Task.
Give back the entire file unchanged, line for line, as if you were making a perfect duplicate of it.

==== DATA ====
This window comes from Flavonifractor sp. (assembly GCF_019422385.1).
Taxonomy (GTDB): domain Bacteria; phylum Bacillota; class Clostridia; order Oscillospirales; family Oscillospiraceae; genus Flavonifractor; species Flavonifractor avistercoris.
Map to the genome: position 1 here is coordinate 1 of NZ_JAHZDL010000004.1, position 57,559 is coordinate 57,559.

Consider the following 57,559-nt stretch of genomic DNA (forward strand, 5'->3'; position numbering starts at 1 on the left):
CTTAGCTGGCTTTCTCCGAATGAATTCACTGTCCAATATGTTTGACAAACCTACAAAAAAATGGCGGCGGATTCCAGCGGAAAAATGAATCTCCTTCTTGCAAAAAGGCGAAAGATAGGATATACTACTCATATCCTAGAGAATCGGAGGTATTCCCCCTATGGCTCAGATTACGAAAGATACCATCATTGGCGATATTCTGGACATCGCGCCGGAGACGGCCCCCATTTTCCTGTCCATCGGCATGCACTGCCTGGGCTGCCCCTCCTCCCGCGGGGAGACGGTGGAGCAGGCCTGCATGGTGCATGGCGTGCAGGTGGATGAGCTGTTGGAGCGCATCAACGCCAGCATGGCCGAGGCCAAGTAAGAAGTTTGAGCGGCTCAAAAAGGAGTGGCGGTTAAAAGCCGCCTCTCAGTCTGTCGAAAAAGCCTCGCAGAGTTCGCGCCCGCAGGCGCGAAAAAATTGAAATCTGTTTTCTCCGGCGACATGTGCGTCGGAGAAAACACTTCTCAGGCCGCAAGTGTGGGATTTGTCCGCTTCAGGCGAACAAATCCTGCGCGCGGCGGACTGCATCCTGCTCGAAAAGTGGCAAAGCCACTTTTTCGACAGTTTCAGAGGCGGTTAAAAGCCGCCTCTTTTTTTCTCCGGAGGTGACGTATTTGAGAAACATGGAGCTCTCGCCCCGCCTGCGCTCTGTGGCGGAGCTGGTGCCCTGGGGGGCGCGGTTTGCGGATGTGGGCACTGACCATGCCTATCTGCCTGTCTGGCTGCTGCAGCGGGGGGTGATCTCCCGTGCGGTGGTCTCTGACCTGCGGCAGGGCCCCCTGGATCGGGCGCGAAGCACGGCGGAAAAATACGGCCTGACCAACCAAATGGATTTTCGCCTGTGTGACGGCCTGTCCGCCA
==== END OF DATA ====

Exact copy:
This window comes from Flavonifractor sp. (assembly GCF_019422385.1).
Taxonomy (GTDB): domain Bacteria; phylum Bacillota; class Clostridia; order Oscillospirales; family Oscillospiraceae; genus Flavonifractor; species Flavonifractor avistercoris.
Map to the genome: position 1 here is coordinate 1 of NZ_JAHZDL010000004.1, position 57,559 is coordinate 57,559.

Consider the following 57,559-nt stretch of genomic DNA (forward strand, 5'->3'; position numbering starts at 1 on the left):
CTTAGCTGGCTTTCTCCGAATGAATTCACTGTCCAATATGTTTGACAAACCTACAAAAAAATGGCGGCGGATTCCAGCGGAAAAATGAATCTCCTTCTTGCAAAAAGGCGAAAGATAGGATATACTACTCATATCCTAGAGAATCGGAGGTATTCCCCCTATGGCTCAGATTACGAAAGATACCATCATTGGCGATATTCTGGACATCGCGCCGGAGACGGCCCCCATTTTCCTGTCCATCGGCATGCACTGCCTGGGCTGCCCCTCCTCCCGCGGGGAGACGGTGGAGCAGGCCTGCATGGTGCATGGCGTGCAGGTGGATGAGCTGTTGGAGCGCATCAACGCCAGCATGGCCGAGGCCAAGTAAGAAGTTTGAGCGGCTCAAAAAGGAGTGGCGGTTAAAAGCCGCCTCTCAGTCTGTCGAAAAAGCCTCGCAGAGTTCGCGCCCGCAGGCGCGAAAAAATTGAAATCTGTTTTCTCCGGCGACATGTGCGTCGGAGAAAACACTTCTCAGGCCGCAAGTGTGGGATTTGTCCGCTTCAGGCGAACAAATCCTGCGCGCGGCGGACTGCATCCTGCTCGAAAAGTGGCAAAGCCACTTTTTCGACAGTTTCAGAGGCGGTTAAAAGCCGCCTCTTTTTTTCTCCGGAGGTGACGTATTTGAGAAACATGGAGCTCTCGCCCCGCCTGCGCTCTGTGGCGGAGCTGGTGCCCTGGGGGGCGCGGTTTGCGGATGTGGGCACTGACCATGCCTATCTGCCTGTCTGGCTGCTGCAGCGGGGGGTGATCTCCCGTGCGGTGGTCTCTGACCTGCGGCAGGGCCCCCTGGATCGGGCGCGAAGCACGGCGGAAAAATACGGCCTGACCAACCAAATGGATTTTCGCCTGTGTGACGGCCTGTCCGCCA